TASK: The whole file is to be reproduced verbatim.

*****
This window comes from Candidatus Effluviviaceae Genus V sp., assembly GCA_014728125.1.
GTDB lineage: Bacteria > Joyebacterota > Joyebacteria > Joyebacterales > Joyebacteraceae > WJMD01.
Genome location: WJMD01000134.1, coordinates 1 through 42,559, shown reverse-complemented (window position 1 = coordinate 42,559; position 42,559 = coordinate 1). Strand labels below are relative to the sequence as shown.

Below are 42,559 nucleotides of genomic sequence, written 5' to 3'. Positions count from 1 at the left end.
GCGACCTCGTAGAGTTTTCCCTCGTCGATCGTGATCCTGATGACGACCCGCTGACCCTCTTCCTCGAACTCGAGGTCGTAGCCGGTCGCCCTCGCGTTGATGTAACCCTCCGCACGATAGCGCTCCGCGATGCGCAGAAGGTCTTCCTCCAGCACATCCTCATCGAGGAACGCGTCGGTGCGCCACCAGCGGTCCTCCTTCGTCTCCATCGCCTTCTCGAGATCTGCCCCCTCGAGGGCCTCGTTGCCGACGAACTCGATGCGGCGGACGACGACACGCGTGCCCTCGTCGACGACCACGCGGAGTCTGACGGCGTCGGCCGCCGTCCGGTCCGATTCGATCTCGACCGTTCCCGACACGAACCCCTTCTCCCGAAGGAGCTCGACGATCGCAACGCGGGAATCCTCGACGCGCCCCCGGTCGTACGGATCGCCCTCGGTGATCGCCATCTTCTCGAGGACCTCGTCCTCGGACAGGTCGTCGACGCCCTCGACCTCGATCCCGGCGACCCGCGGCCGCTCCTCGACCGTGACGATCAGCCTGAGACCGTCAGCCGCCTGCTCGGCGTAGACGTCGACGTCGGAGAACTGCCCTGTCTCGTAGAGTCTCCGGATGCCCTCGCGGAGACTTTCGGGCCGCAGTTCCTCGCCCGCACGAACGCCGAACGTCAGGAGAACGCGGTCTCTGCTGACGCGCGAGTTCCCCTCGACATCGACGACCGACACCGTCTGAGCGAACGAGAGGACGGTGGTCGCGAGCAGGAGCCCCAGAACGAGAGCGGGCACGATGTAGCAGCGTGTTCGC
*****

This window comes from Candidatus Effluviviaceae Genus V sp., assembly GCA_014728125.1.
GTDB lineage: Bacteria > Joyebacterota > Joyebacteria > Joyebacterales > Joyebacteraceae > WJMD01.
Genome location: WJMD01000134.1, coordinates 1 through 42,559, shown reverse-complemented (window position 1 = coordinate 42,559; position 42,559 = coordinate 1). Strand labels below are relative to the sequence as shown.

Below are 42,559 nucleotides of genomic sequence, written 5' to 3'. Positions count from 1 at the left end.
GCGACCTCGTAGAGTTTTCCCTCGTCGATCGTGATCCTGATGACGACCCGCTGACCCTCTTCCTCGAACTCGAGGTCGTAGCCGGTCGCCCTCGCGTTGATGTAACCCTCCGCACGATAGCGCTCCGCGATGCGCAGAAGGTCTTCCTCCAGCACATCCTCATCGAGGAACGCGTCGGTGCGCCACCAGCGGTCCTCCTTCGTCTCCATCGCCTTCTCGAGATCTGCCCCCTCGAGGGCCTCGTTGCCGACGAACTCGATGCGGCGGACGACGACACGCGTGCCCTCGTCGACGACCACGCGGAGTCTGACGGCGTCGGCCGCCGTCCGGTCCGATTCGATCTCGACCGTTCCCGACACGAACCCCTTCTCCCGAAGGAGCTCGACGATCGCAACGCGGGAATCCTCGACGCGCCCCCGGTCGTACGGATCGCCCTCGGTGATCGCCATCTTCTCGAGGACCTCGTCCTCGGACAGGTCGTCGACGCCCTCGACCTCGATCCCGGCGACCCGCGGCCGCTCCTCGACCGTGACGATCAGCCTGAGACCGTCAGCCGCCTGCTCGGCGTAGACGTCGACGTCGGAGAACTGCCCTGTCTCGTAGAGTCTCCGGATGCCCTCGCGGAGACTTTCGGGCCGCAGTTCCTCGCCCGCACGAACGCCGAACGTCAGGAGAACGCGGTCTCTGCTGACGCGCGAGTTCCCCTCGACATCGACGACCGACACCGTCTGAGCGAACGAGAGGACGGTGGTCGCGAGCAGGAGCCCCAGAACGAGAGCGGGCACGATGTAGCAGCGTGTTCGC